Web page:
Nikki Haley’s Civil War flub proves distracting in key state of New Hampshire


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Nikki Haley’s unwillingness, at first, to say that slavery was the cause of the Civil War during an event in New Hampshire town hall this week is proving to be the gaffe she can’t escape in the state where she can’t underperform.

Haley’s comments came during an event in Berlin, N.H. after a voter asked what she thought the “cause” of the Civil War was. Haley responded that it was over “how government was going to run — the freedoms and what people could and couldn’t do.” Her answer notably did not mention the “freedom” that was at the heart of the matter: the ability to own slaves.

In the more than 48 hours since, Haley has tried to walk back the comment, saying the following day on “Good Morning New Hampshire” that “of course the Civil War was about slavery,” but she has also continued to center her responses to the question on things like “individual freedom” and “economic freedom” as underlying drivers that cause the Civil War. In addition, she has said that the person who asked the question was a “plant” sent by Democrats, an assertion made without evidence.

“We are on day three and she is still trying to get past it,” said Matthew Bartlett, a New Hampshire-based Republican operative. “I’m not sure litigating the Civil War is a top issue for New Hampshire voters, but when you make a mistake you have to get past it.”

“She needed to make her answer short, simple and patriotic,” he added. “Instead she is trying to get philosophical and talk about the lessons of economics and capitalism. Just, like, stop.”

Compounding the problem is the state of this particular mistake. New Hampshire is a huge part of Haley’s early state strategy, and a place seen as uniquely well suited to give her a boost and formally transform the race into a two-person contest with former President Donald Trump, who is the overwhelming frontrunner.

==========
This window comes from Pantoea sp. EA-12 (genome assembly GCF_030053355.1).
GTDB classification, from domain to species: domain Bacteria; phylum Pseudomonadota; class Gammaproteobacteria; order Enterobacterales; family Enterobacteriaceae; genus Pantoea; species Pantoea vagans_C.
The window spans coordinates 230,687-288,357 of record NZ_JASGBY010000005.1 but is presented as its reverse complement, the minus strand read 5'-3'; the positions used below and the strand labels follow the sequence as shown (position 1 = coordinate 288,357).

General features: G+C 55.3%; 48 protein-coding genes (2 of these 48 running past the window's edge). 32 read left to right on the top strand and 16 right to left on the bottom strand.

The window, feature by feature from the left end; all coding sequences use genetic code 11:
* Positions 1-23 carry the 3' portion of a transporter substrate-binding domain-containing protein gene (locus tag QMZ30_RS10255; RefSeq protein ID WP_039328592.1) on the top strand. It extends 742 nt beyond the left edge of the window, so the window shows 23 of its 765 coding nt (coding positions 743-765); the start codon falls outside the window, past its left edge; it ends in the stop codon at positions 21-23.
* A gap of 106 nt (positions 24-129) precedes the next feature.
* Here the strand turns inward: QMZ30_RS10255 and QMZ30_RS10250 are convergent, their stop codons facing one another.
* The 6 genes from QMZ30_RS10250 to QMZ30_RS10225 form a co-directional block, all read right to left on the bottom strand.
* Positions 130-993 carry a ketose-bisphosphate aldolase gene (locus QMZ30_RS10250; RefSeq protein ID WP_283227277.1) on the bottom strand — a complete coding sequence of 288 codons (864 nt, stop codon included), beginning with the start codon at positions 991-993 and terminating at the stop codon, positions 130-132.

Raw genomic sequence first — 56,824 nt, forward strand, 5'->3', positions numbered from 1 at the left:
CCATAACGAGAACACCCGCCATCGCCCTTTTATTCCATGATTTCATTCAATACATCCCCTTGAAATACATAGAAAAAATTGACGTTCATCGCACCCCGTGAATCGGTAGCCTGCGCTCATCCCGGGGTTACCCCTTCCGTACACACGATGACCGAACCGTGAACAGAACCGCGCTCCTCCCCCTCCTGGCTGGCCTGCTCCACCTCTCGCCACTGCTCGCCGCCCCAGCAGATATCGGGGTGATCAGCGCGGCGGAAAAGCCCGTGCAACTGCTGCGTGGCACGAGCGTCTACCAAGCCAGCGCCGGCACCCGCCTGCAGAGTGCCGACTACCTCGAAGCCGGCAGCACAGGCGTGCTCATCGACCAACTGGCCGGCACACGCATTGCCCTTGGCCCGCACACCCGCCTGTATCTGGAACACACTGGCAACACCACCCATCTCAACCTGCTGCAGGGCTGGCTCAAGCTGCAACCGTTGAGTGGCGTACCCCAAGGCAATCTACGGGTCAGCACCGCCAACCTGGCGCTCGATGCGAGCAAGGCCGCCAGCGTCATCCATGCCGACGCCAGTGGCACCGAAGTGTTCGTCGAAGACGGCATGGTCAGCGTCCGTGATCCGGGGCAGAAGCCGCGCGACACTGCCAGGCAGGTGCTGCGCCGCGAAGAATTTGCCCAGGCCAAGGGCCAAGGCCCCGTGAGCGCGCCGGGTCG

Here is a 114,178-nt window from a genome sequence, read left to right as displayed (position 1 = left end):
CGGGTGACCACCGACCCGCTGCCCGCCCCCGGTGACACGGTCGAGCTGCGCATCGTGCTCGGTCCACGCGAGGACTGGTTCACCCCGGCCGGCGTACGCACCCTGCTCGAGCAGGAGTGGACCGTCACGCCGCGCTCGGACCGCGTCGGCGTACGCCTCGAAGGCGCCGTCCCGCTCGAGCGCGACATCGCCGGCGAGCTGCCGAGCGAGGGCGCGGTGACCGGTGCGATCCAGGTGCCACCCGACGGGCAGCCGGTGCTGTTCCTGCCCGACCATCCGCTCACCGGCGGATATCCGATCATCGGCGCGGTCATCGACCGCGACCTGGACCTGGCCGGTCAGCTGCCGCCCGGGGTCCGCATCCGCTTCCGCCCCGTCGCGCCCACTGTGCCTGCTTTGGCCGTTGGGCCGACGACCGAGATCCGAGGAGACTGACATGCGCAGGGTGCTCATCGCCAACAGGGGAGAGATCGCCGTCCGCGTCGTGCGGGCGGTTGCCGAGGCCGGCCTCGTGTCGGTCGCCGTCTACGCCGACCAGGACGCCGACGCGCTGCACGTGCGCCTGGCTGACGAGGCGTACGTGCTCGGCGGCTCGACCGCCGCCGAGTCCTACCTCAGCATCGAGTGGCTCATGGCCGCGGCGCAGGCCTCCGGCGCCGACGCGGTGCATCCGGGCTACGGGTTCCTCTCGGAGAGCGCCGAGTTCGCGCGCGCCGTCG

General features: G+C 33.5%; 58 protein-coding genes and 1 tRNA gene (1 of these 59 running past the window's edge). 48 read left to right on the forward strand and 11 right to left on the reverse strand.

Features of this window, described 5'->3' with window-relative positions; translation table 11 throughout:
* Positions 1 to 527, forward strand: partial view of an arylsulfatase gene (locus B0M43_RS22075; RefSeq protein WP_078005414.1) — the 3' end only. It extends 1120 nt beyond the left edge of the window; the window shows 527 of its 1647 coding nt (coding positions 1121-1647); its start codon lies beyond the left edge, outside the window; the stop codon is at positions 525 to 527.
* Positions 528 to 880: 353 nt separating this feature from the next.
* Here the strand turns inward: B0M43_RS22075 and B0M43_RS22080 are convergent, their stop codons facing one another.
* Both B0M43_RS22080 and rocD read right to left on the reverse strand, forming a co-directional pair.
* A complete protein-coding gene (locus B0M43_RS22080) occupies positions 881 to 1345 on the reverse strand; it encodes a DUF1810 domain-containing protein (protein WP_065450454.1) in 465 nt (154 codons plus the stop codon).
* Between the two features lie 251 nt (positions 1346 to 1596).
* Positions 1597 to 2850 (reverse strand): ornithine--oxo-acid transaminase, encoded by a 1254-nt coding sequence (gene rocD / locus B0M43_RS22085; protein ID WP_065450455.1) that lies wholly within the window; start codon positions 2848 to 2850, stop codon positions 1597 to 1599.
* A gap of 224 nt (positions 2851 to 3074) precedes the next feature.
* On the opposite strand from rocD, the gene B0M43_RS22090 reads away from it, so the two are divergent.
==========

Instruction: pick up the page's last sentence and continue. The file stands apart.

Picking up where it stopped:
It is the state where Haley has spent much of her time and resources, and she has been surging there roughly a month out from the state’s first-in-the-nation primary. She secured the endorsement of New Hampshire Gov. Chris Sununu, support also eagerly sought by Florida Gov. Ron DeSantis, and has been ascending in most public polling. A recent CBS News/YouGov poll had Haley at 29% with likely GOP voters, a number that represents her closing the gap with Trump, who has led in most public polling, and snagged 44% in the most recent New Hampshire survey.

“Everyone from Joe Biden to Donald Trump is attacking Nikki for one reason: She’s the only candidate with momentum,” said a Haley spokeswoman. “For months, Nikki has been talking to every voter and taking every question, and the excitement around her is real.”

The dynamics of the New Hampshire primary are also unique compared to other early states in a way that could cause ripple effects from her Civil War comments.

New Hampshire allows unaffiliated voters to participate in any party primary, giving the generally more moderate slice of the state’s electorate significant sway. There are nearly 400,000 unaffiliated voters in New Hampshire, which is roughly 40% of the state’s overall electorate, according to the Independent Voter Project.